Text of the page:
A couple of playtesters have challenged me on this, and in my defence I always point towards the Hastings campaign of 1066. William built an army (the Recruitment Action), but storms in the English Channel meant he couldn’t embark when he planned (nobody took Campaign that turn). Because of this, Harold’s fyrd melted away as it went back to the harvest (next turn, Harold took Harvest instead of Recruitment) and when William invaded (by playing Campaign), Harold only had his ealdormen and their huscarls ready to oppose him. Let’s not complicate this example with Stamford Bridge: my point is, Action Drafting creates a realistic feel of tough decisions made with limited resources which fits well within the theme of the game.

Combat was the biggest challenge. Initially, I used dice, but a) I hate games dominated by dice luck and b) they just didn’t do what I wanted them to do. So after a long discussion at a Playtest UK session, I had an epiphany and completely overhauled the combat system into what I call ‘Smallworld with Scissors/Paper/Stone’. Essentially, the combat system works kinda like Smallworld UNLESS you are attacking a player, when both sides adjust their combat strengths by comparing secretly played Tactics Cards. This achieves exactly what I wanted it to: in the early game, combat is so simple you don’t even have to think about it as you expand your empire, but in the endgame, as the Muscovites march on Novgorod and the Mongols threaten Kiev, the ramifications of which Tactics Card you play are so mind-bending that we recommend a 30-second time-limit on card selection to prevent the game grinding to a halt due to analysis-paralysis. It also enabled me to build more military options into the Tech Tree by releasing new Tactics Cards without completely overbalancing the combat system.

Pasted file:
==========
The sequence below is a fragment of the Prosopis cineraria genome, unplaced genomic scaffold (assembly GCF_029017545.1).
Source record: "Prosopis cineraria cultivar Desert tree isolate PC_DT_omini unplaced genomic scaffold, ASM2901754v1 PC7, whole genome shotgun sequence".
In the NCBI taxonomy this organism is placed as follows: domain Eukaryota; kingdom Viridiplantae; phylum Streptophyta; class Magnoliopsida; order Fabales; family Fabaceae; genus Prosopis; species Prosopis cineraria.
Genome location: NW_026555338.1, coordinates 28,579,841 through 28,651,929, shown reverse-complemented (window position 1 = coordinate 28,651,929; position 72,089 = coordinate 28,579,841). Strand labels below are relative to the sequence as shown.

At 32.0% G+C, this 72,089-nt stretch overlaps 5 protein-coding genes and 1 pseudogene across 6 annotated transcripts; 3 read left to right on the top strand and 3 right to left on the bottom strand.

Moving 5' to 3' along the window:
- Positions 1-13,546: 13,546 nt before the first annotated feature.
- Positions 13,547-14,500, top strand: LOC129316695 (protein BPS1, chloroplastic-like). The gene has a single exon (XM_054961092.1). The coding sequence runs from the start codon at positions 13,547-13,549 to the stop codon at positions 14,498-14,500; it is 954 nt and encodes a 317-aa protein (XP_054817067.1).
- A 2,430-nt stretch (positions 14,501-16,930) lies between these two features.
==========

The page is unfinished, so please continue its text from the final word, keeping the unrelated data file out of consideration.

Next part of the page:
The Vassal Rule was also important here. I wanted this to be a game of conquest which reflected the history of the Rus, but also to be a game where weaker powers (and players who prefer building up their Tech Trees rather than warfare) weren’t just rolled over by the Rus or the Mongols. The Vassal Rule enables you to surrender to an invading power, preventing them from conquering your territory and keeping you in the game. But the downside is it gives them a Victory Point and allows them to demand tribute from you in the form of Resources. It is incredibly thematic, perfectly reflecting the history whilst preventing the strong military powers from completely breaking the game.

I could continue and rabbit on about how Settlers influenced Harvest and Resources and Trade, how the Tech Tree enables certain players to compete fully without forcing them down a military route, how Politics brings Emerging Powers like Moscow into the game and adds to the historical feel; but I’ve gone on long enough. If you’re interested, check out the rules on our website at http://www.guntowergames.com/#!rus-board-game/cngp. The general consensus of our playtesters is that it’s an extremely well-balanced game that richly reflects its theme, and that there’s an awful lot of depth to get your head around in the first play-through.

I’d love to hear what you think.
RUS: Age of the Vikings